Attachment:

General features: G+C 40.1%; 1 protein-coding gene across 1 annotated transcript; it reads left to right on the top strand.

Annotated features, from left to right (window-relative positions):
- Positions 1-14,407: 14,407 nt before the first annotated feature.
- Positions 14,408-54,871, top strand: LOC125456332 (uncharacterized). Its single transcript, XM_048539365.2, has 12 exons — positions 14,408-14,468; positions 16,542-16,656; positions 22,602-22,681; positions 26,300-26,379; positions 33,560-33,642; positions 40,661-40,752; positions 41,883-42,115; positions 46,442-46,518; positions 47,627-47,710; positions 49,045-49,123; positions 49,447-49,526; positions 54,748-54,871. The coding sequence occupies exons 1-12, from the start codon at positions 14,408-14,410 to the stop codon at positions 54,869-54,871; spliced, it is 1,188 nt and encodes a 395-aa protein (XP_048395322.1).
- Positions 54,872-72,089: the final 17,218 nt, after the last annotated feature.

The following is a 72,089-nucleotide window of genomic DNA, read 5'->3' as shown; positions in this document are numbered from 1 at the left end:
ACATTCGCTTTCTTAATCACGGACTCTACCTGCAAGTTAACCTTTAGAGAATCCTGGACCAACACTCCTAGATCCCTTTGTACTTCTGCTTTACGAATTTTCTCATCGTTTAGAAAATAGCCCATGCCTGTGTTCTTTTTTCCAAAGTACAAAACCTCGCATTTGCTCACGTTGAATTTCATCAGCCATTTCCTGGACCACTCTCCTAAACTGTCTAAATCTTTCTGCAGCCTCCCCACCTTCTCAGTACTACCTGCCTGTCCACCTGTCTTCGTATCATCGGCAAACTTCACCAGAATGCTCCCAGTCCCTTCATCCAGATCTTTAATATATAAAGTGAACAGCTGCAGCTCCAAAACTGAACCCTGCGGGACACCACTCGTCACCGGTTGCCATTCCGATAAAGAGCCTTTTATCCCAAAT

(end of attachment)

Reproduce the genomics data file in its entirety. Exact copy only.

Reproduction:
General features: G+C 40.1%; 1 protein-coding gene across 1 annotated transcript; it reads left to right on the top strand.

Annotated features, from left to right (window-relative positions):
- Positions 1-14,407: 14,407 nt before the first annotated feature.
- Positions 14,408-54,871, top strand: LOC125456332 (uncharacterized). Its single transcript, XM_048539365.2, has 12 exons — positions 14,408-14,468; positions 16,542-16,656; positions 22,602-22,681; positions 26,300-26,379; positions 33,560-33,642; positions 40,661-40,752; positions 41,883-42,115; positions 46,442-46,518; positions 47,627-47,710; positions 49,045-49,123; positions 49,447-49,526; positions 54,748-54,871. The coding sequence occupies exons 1-12, from the start codon at positions 14,408-14,410 to the stop codon at positions 54,869-54,871; spliced, it is 1,188 nt and encodes a 395-aa protein (XP_048395322.1).
- Positions 54,872-72,089: the final 17,218 nt, after the last annotated feature.

The following is a 72,089-nucleotide window of genomic DNA, read 5'->3' as shown; positions in this document are numbered from 1 at the left end:
ACATTCGCTTTCTTAATCACGGACTCTACCTGCAAGTTAACCTTTAGAGAATCCTGGACCAACACTCCTAGATCCCTTTGTACTTCTGCTTTACGAATTTTCTCATCGTTTAGAAAATAGCCCATGCCTGTGTTCTTTTTTCCAAAGTACAAAACCTCGCATTTGCTCACGTTGAATTTCATCAGCCATTTCCTGGACCACTCTCCTAAACTGTCTAAATCTTTCTGCAGCCTCCCCACCTTCTCAGTACTACCTGCCTGTCCACCTGTCTTCGTATCATCGGCAAACTTCACCAGAATGCTCCCAGTCCCTTCATCCAGATCTTTAATATATAAAGTGAACAGCTGCAGCTCCAAAACTGAACCCTGCGGGACACCACTCGTCACCGGTTGCCATTCCGATAAAGAGCCTTTTATCCCAAAT